Michael Tilson Thomas has shown a powerful feeling
for French music during his tenure with the San Francisco Symphony,
especially, in previous performances, Berlioz, Debussy and Ravel. Combine
that with his enthusiasm for the more colorful wing of late 20th-century
music and you have a dazzling, somewhat offbeat program that combines
Pierre Boulez and Olivier Messiaen with Maurice Ravel and Claude Debussy.
Boulez studied composition with Messiaen, who in turn
learned from Ravel, and it all leads back to that seminal work of 20th-century
French music, Debussy's "La Mer." As if to demonstrate how each composer
influenced the next, Thomas chose pieces that clearly show these influences,
coming as they do in that portion of the composers' careers after they
had established their own styles, and he arranged them in reverse chronological
order, leading to many "aha" moments when the ear hears something in
the earlier music that connects with the later piece. The program began
with Boulez's 1976 "Messagesquisse" for seven cellos, followed by Messiaen's
1964 "Couleurs de la Cité Céleste," and Ravel's 1922 "Duo
for violin and cello" arranged for string orchestra by assistant concertmaster
Mark Volkert, the concert culminating with Debussy's 1905 masterpiece.
This order of performance also leads from the cello-only
timbre of the Boulez to the percussion, brass and woodwinds (no strings)
of the Messaien, to the strings-only Ravel and finally to the glorious,
full orchestra of the Debussy. Want another connection? The first movement
from the "duo" got its first hearing at a 1921 concert organized to
"La Mer" is the wellspring of much we associate with
French 20th-century music, not least because in it Debussy finally moved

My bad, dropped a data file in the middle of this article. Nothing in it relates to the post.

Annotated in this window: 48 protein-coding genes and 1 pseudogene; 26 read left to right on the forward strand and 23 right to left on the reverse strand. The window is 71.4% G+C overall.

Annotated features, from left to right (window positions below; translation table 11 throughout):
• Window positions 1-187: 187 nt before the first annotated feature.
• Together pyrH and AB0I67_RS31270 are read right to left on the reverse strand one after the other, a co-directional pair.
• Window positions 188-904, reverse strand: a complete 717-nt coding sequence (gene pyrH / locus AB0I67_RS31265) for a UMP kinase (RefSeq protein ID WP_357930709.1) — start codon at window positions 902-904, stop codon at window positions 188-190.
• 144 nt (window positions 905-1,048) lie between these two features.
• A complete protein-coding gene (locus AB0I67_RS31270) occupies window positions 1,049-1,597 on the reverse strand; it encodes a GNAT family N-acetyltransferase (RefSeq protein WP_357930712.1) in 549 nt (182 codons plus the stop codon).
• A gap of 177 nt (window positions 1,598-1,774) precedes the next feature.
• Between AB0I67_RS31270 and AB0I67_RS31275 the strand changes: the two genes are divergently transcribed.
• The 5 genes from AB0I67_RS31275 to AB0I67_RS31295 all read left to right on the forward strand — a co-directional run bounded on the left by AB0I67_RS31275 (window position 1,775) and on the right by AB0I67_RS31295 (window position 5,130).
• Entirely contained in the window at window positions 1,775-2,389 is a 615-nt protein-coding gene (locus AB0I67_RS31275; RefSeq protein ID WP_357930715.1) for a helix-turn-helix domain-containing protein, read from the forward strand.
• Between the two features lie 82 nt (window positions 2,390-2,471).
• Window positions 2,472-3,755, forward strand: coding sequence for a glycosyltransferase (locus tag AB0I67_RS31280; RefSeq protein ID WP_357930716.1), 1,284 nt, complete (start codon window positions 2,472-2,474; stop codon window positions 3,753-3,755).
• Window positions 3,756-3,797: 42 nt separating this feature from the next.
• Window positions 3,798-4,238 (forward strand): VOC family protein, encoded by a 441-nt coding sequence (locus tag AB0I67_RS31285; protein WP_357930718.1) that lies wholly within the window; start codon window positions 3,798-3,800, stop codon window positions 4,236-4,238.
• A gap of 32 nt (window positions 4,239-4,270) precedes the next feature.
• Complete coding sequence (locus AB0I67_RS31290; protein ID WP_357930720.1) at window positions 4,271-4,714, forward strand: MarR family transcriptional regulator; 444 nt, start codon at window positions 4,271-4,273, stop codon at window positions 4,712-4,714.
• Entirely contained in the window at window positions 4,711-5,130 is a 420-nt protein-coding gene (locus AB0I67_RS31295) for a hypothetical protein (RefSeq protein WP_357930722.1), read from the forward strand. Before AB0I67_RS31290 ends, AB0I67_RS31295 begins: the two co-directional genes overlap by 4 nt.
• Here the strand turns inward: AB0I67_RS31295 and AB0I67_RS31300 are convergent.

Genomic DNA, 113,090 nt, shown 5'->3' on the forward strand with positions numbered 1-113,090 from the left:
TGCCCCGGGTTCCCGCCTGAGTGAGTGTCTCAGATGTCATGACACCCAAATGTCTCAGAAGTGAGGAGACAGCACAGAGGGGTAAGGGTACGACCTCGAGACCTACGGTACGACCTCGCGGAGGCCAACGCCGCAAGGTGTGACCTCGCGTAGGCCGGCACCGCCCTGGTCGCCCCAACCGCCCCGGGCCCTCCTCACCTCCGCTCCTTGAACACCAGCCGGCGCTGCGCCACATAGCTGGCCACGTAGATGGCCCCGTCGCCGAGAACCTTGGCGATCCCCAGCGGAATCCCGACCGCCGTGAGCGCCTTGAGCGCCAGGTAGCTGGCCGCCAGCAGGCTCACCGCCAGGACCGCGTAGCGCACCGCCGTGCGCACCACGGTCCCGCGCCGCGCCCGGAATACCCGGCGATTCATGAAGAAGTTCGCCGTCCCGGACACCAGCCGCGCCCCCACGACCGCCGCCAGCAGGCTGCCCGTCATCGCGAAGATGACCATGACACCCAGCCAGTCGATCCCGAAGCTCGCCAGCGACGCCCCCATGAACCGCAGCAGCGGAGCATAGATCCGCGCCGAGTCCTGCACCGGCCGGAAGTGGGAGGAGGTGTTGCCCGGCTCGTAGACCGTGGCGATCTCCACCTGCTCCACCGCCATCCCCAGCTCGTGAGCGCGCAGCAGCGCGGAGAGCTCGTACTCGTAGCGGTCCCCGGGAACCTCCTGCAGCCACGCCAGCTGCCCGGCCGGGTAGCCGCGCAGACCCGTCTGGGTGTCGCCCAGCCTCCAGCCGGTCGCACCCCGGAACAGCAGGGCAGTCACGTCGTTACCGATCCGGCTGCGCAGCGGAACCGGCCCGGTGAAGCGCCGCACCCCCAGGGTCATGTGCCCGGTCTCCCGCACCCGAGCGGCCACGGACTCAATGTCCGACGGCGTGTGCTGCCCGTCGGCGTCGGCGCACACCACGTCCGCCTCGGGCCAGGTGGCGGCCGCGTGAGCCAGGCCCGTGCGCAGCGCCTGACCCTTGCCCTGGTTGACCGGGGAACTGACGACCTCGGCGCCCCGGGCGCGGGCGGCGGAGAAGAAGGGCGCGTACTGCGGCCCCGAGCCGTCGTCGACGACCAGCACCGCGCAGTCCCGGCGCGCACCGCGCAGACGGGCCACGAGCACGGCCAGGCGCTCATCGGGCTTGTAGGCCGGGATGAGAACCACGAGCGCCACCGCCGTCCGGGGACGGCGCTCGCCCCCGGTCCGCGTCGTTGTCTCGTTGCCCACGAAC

away from the fuzzy water-color harmonies of his earlier music into
a more muscular, incisive sound. That links it to Ravel's "Duo" music,
which in the original version manages to suggest dense, even astringent
harmonies. And that connects with Messiaen's outrageously colorful harmonic
palette, the echoes of which can be heard, pared down to an essence,
in the Boulez.
All that would mean little if the music did not deliver
something beyond an intellectual game. The major thread that ties these
pieces together is a particularly French fascination with timbre. In
that, the symphony did itself proud, reveling in the sheer joy of orchestral
colors. The opening bars of the Boulez, for example, linger over the
six whole notes of a tone row, the solo cello stating each in turn while
one of the other cellos picks it up, pianissimo, holding it to form
a chord. Boulez goes on to develop the tone row, creating some paradoxically
For Messiaen, famous for seeing actual colors in musical
sound, writing a piece called "colors of a celestial city" represents
a chance to write those colors on a big canvas. He does so, with his
trademark clanging of gongs, rattling of marimbas and xylophones and
big brass rhetoric. He also puts these sounds cheek-by-jowl with complete
disregard for compositional transitions. The effect can be jarring,
and in this piece, as with much of Messiaen, it's tempting to wonder
where it is going. Let's put it this way. It's not an easy first half
for those who came for "La Mer."
To be sure, the orchestra found a more comfortable
footing in the Ravel and Debussy pieces that occupied the second half.
Volker's deft setting of the "Duo" expanded only subtly on Debussy's
original voicings, only occasionally filling it out with more than two-
or three-part harmonies. Especially luminous was the slow movement,
which found magic in solo work by Volkert, in the concert master's chair,
and principal cellist Michel Grebanier, delicately emerging into a string
quartet with the addition of a second violin and viola, before expanding
into the full ensemble. The piece works beautifully for string orchestra.
Volkert's orchestration should find a home with many orchestras.
The glory of the concert was "La Mer," which found
all the orchestra's principals playing brilliantly, in particular flutist
Paul Renzi, English horn Julie Ann Giacobassi and principal clarinet
David Breeden. Thomas stressed clarity in his conducting, especially
of texture and rhythm. Harmonies emerged in rich colors and the attention
to rhythm paid off big time as the climax built with a naturalness that
made them feel exactly the sea rising and washing across the prow, making
a thrilling climax to a thought-provoking concert.